It is generally agreed that the definition of  a Holocaust survivor is: any Jew who lived for any period of time in a country that was ruled by the Nazis or their allies is called a Holocaust survivor or a Nazi victim.  (There is no clear definition of who has status as a "distant relative.")

I am, by that definition, clearly a survivor - I was there from 1937-1939.  Though I was a mere babe, my parents clearly were "adult" survivors whose lives were permanently altered.  My mother never could forget or disregard the great life and rather good social position she had in her beloved community.  My father had been one of the men rounded up on Kristallnacht and sent to Dachau.  Fortunately he survived, was released, and we were able to emigrate.

My mother never called herself a "survivor." She, and my father, never felt that they had special rights to special opinions because of their deplorable and disruptive history.  To them the Holocaust was, and should always remain a personal experience, not exploited, not memorialized with museums, and certainly not to be used as a cudgel by persons who feel "special" because of their victimhood.

They would condemn the rising "Holocaust Industry" which purports to grant survivors, and apparently even the survivors' (third cousins and great nieces) special rights to special opinions on special aspects of victimhood.

The Holocaust was unique in Jewish history - in world history.  It cannot be compared to any other form of repression and slaughter.  To even write words that tend to compare this unique event that has no defining adjectives that I believe appropriate, is to do a major disservice to the Jewish People and their history - to then go on and actually compare it to what is termed Palestinian genocide is an atrocity.

There are fewer and fewer real survivors and their distant relatives and friends hardly qualify as experts.  I am certainly no expert.  But these Holocaust bloviators, who feel special because of their suffering, must come to realize that their suffering, especially their suffering, was unique to them and should never be regarded as a special right or privilege.  Holocaust third cousin once removed - express your opinion, but don't feel your distant relationship to victimhood is some sort of privilege.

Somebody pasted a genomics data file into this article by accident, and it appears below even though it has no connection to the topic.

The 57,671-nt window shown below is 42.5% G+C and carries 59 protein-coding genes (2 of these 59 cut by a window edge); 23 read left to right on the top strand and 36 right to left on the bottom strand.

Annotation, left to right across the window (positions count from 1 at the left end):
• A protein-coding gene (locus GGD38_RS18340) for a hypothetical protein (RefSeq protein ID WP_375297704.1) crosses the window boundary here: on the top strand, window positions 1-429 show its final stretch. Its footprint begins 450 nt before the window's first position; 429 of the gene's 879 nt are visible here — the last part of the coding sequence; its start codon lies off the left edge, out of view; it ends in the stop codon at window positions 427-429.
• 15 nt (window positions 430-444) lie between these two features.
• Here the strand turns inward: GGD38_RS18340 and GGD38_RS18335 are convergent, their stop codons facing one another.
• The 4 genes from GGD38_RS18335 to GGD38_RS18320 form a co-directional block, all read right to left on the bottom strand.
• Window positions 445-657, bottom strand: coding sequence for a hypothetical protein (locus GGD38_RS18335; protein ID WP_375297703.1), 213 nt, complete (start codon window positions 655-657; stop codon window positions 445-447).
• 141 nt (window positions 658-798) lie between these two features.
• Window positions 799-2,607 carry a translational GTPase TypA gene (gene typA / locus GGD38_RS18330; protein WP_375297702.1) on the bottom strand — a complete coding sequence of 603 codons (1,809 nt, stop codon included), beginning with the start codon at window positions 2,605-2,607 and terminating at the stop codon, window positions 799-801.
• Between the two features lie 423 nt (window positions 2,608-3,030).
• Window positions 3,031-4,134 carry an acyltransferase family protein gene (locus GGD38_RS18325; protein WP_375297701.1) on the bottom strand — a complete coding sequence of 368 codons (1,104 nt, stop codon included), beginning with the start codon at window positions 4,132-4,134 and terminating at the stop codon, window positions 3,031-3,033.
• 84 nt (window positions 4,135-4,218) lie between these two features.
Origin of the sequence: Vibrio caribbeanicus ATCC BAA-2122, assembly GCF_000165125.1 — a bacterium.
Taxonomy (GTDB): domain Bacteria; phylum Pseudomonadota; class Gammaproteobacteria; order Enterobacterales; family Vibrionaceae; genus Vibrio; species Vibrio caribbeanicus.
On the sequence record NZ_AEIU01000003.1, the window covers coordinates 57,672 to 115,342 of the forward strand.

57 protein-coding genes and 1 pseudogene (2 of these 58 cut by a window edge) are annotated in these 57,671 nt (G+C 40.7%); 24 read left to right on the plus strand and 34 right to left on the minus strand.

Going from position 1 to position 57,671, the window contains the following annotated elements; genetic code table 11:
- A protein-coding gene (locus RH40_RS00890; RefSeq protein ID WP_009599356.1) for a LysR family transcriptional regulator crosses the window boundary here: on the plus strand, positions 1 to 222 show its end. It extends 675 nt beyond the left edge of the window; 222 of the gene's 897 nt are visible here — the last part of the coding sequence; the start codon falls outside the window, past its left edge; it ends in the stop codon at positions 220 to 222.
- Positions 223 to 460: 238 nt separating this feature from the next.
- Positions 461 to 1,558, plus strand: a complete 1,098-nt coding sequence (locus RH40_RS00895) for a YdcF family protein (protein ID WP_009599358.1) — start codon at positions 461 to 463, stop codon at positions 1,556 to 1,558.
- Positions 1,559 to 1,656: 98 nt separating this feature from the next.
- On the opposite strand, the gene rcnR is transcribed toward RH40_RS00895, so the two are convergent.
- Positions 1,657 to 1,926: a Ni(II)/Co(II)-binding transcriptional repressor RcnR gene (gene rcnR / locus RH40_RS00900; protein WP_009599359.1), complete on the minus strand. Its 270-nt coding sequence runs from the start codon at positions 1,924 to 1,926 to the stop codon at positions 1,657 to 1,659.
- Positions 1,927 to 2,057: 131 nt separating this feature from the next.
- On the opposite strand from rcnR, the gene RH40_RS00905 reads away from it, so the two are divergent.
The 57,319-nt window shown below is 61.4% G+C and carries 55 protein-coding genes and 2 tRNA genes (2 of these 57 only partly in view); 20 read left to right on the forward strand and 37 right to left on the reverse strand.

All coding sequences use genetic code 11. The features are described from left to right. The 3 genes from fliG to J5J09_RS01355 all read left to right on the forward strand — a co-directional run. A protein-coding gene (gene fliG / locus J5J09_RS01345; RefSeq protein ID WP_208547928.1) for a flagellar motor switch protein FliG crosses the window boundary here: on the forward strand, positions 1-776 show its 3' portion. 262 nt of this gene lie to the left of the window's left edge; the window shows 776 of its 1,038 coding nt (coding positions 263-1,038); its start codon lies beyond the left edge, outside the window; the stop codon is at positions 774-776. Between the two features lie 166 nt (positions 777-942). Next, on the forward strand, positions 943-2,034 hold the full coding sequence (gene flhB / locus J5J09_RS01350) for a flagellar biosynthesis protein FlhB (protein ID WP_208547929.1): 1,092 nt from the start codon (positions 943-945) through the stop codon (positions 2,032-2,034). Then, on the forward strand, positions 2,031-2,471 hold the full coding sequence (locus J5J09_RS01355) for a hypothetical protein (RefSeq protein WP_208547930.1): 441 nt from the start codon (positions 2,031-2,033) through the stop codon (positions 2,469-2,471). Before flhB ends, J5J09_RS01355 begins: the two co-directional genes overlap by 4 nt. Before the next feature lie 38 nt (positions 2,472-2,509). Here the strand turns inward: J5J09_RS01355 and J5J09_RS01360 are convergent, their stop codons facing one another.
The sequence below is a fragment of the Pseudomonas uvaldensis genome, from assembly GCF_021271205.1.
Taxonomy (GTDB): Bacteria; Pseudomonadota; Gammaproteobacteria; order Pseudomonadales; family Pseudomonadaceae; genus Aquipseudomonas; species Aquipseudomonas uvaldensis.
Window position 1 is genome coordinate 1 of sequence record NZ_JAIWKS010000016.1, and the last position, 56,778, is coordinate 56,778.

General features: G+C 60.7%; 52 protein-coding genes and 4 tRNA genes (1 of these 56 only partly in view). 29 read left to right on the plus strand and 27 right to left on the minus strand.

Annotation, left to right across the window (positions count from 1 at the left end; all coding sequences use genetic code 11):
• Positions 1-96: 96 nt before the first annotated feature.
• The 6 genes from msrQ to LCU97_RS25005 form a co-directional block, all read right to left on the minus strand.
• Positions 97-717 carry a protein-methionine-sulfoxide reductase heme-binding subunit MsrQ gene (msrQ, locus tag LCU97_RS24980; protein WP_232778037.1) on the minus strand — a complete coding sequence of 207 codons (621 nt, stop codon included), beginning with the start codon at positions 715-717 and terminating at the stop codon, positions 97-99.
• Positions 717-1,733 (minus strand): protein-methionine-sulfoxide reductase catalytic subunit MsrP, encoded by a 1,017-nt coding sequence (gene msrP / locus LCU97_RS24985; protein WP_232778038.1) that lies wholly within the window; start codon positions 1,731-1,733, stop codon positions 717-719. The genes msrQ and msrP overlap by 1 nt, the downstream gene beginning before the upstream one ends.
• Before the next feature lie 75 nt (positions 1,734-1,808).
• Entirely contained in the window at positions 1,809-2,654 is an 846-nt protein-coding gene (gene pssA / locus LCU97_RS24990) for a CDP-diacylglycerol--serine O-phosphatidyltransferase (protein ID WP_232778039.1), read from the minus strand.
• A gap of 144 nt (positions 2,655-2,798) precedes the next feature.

Tuesday, August 12, 2014

American Action or Inaction - We Lose

The New York Times ("U.S. Actions in Iraq Fueled Rise of a Rebel," Aug 11) reports that Abu Bakr al-Baghdadi, the self-designated "caliph"of the Islamic world, and the leader of of ISIS, owes his rise to power to U.S. involvement in Iraq.  "Political changes that fueled his fight, or led to his promotion, were born directly from some American action."

The story goes on to enumerate the following "direct" American actions (and inactions):
1.  He allegedly spent five years in an American detention facility.  (The Pentagon maintains, however, that following his arrest in early 2004, he was released that December.)
2.  The American operation that killed Abu Musab al-Zarqawi, leader of Al Qaeda in Iraq, in 2006, led to Baghdadi's chance to take power.
3.  The American ouster of Saddam Hussein (Iraq's brutal dictator) opened the lid that had suppressed extremist Islamist movements in Iraq, allowing Baghdadi "the freedom for his radical views to flourish."
4.  The inaction of the U.S. early in the Syrian revolution my have led to the growth of ISIS, according to Rep. Elliot L. Engel (D-NY).

So are we to blame for the turmoil in Iraq and Syria?  Are we largely responsible for the slaughter that is being inflicted on Kurds and Shiites in Iraq by Baghdadi?  So it's  really all our fault?

We seem to be held responsible for the ills of the world whether by our action or our inaction.  We can't win!











Wednesday, August 6, 2014

What are Israel's Motives in Gaza?

Why is Israel involved in Gaza?  Why is Israel concerned about border crossings?  Why is Israel engaged in controlling access to Gaza from the sea? Why has Israel constructed walls along its borders with Gaza and the West Bank?  Why is Israel expending financial, political, and human capital on these issues?